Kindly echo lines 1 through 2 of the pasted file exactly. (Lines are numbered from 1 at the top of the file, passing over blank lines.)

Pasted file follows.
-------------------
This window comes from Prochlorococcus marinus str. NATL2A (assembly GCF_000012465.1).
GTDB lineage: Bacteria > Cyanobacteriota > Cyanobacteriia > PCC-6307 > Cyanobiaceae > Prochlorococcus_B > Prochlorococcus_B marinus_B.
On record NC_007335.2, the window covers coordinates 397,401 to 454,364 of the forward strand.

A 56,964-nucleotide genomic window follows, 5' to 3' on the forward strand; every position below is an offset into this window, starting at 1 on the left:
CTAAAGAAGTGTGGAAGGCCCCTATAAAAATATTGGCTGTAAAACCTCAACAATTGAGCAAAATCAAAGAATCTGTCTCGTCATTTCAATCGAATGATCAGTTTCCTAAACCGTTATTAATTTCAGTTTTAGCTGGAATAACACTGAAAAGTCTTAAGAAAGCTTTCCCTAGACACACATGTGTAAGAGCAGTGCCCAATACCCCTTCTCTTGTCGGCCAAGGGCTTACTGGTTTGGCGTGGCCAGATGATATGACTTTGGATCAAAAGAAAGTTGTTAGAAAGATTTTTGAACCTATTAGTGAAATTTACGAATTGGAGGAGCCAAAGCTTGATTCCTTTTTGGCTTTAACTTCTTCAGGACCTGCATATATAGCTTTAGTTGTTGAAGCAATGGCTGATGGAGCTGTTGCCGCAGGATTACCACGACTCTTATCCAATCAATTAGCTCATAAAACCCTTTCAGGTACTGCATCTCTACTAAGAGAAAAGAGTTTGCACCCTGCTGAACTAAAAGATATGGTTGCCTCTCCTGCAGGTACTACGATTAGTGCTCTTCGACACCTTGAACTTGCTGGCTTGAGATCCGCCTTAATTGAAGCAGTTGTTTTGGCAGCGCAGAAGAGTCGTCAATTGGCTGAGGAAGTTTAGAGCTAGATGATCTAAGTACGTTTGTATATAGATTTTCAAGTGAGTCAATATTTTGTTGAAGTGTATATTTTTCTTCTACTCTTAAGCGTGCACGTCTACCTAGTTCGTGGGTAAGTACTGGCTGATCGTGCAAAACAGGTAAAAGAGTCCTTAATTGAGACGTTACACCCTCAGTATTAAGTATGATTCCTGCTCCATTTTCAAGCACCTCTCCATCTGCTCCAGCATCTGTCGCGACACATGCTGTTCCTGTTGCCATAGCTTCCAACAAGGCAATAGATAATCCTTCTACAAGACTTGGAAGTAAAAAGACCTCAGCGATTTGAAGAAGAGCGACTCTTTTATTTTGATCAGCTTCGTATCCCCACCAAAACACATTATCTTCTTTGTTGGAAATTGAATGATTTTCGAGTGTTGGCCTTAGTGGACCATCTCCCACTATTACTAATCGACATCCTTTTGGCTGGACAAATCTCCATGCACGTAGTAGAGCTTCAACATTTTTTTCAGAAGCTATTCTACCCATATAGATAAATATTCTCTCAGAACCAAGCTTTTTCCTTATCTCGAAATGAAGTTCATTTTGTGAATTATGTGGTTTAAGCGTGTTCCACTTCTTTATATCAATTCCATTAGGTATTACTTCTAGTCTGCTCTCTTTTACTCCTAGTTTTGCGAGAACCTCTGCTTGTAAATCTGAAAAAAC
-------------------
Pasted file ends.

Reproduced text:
This window comes from Prochlorococcus marinus str. NATL2A (assembly GCF_000012465.1).
GTDB lineage: Bacteria > Cyanobacteriota > Cyanobacteriia > PCC-6307 > Cyanobiaceae > Prochlorococcus_B > Prochlorococcus_B marinus_B.